Original Articles

Unproven stem cell therapies: is it my right to try?


Abstract


Background. Nowadays one of the most critical aspects of innovative cell-based therapies is the unregulated industry, as it is becoming a competitor of the regulated system. Many private clinics, worldwide, advertise and offer cell-based interventions treatments directly to the consumer and this poses a risk to both vulnerable patients and health systems. Several countries have implemented Compassionate Use Programmes (CUP) that provide patients with medicines that have not yet completed the approval pathway, in the event that no reasonable alternative exists. Recently, in the public discourse, compassionate use has been increasingly associated with a patient’s right to try. Thus, the aim of this study was to assess public knowledge of the clinical trials process with specific reference to innovative stem cell treatments, and trust in the institutions responsible for regulatory activities. We also asked people about their “right” to use unregulated therapies.   

Methods. We developed an ad hoc questionnaire on three main areas of concern and administered it to 300 people in the patient waiting room at an Italian university hospital.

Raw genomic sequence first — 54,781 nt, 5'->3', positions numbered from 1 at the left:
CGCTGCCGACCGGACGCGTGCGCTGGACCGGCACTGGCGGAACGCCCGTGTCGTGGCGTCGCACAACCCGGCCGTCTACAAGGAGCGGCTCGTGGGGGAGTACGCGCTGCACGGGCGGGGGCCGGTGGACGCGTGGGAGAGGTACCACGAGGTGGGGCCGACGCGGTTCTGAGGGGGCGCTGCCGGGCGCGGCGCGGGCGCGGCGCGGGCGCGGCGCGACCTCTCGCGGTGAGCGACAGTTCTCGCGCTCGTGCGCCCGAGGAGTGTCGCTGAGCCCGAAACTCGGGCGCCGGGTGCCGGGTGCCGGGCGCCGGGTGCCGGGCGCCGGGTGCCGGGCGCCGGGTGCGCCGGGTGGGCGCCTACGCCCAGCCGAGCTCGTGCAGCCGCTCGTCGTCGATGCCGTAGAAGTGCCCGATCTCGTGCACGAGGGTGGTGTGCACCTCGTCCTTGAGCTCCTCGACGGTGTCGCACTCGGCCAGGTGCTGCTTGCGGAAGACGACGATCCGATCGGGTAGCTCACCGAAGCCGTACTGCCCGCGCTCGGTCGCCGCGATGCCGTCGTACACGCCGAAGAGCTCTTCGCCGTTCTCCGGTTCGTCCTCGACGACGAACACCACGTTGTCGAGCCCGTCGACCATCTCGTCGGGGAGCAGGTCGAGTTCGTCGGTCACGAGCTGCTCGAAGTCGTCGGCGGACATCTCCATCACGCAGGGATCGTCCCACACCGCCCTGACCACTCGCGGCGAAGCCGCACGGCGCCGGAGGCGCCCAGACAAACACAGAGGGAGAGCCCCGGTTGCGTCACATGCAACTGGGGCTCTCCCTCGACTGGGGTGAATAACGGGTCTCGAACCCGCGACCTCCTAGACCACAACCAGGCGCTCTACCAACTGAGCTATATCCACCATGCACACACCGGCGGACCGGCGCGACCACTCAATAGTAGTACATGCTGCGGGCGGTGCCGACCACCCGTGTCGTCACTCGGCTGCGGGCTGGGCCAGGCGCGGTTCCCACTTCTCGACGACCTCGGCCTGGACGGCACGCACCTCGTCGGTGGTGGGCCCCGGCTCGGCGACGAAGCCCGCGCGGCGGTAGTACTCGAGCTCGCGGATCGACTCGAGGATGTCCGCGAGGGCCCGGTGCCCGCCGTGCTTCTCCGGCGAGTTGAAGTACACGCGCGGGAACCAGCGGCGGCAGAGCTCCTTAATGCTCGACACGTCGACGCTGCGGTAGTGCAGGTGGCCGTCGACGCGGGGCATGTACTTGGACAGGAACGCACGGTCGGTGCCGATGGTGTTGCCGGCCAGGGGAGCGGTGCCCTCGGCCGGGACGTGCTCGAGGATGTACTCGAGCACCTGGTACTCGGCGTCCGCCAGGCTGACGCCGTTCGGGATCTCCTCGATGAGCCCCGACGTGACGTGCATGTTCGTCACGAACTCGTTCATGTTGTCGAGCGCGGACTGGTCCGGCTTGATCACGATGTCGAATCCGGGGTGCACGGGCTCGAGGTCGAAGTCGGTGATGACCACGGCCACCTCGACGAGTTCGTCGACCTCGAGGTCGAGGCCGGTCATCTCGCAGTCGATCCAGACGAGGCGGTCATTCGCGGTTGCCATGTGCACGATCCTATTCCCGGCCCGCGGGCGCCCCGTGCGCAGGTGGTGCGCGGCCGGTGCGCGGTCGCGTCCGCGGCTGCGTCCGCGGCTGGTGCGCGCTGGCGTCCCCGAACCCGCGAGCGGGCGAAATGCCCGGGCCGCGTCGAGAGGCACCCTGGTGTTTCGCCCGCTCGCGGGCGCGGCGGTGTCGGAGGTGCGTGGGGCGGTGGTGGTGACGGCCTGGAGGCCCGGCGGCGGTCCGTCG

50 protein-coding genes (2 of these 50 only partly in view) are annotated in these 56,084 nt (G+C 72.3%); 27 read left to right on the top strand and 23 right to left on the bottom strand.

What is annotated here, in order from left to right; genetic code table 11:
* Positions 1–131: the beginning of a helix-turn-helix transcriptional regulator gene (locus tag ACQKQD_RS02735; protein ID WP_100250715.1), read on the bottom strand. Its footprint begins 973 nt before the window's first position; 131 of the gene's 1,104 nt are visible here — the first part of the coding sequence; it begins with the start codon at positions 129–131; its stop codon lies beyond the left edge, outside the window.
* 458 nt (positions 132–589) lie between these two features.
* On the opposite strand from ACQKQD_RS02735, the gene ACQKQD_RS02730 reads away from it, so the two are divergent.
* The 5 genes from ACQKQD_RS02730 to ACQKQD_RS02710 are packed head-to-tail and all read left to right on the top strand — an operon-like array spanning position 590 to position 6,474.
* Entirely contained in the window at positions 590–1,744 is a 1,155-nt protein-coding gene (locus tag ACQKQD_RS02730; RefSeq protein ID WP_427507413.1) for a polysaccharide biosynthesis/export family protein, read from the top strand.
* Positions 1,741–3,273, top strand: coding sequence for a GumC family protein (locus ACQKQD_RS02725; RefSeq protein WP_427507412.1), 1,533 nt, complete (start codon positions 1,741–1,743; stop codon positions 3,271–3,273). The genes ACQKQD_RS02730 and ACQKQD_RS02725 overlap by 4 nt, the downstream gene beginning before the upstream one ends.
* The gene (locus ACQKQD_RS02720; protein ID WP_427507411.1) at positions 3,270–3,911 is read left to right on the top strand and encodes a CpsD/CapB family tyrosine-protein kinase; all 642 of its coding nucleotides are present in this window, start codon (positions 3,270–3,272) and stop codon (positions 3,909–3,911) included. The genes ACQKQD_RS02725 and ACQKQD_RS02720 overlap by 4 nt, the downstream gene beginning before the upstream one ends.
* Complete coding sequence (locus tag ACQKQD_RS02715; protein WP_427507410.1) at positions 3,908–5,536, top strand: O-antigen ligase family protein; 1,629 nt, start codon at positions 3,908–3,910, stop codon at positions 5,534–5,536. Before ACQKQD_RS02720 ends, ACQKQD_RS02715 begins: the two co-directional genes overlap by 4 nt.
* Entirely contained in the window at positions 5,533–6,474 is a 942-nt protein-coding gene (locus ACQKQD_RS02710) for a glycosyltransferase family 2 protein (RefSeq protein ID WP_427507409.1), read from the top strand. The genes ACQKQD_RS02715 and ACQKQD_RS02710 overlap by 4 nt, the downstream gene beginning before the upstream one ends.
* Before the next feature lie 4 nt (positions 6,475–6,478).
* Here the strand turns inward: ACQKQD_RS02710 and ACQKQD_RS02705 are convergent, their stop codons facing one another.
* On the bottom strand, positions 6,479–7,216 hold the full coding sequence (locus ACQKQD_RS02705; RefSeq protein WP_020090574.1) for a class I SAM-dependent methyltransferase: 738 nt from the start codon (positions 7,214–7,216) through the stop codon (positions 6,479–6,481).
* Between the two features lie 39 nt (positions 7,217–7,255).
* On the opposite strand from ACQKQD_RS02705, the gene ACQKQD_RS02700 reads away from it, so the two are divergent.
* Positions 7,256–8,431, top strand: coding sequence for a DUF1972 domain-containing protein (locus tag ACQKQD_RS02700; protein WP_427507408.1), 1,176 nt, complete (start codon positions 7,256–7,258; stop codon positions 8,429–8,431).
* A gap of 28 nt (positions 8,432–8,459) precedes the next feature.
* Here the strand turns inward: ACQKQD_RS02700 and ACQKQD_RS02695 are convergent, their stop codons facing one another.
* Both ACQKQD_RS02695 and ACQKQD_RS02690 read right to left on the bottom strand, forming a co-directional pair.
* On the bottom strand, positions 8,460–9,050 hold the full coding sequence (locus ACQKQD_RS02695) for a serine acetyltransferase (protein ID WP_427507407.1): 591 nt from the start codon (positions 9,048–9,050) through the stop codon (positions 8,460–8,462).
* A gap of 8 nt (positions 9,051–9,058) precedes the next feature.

Results. Our findings suggest that people have a good knowledge of the clinical trials process and trust in healthcare institutions. Nonetheless, one person in two believes it is a right to use unregulated therapies.

Conclusions. We stress the need, in the age of cellular therapies, for a commitment to support vulnerable patients and to strengthen awareness among the public about the substantial boundary that differentiates experimental therapies from unproven therapies. There should not be a “right to try” something that is unsafe but rather approved treatments and in line with good clinical practice. The trend, which emerged on this issue from our study, is quite different, confirming the urgent need to improve health information so that it is as complete as possible.


Keywords


Stem, compassionate use trials, trust, medical tuourist

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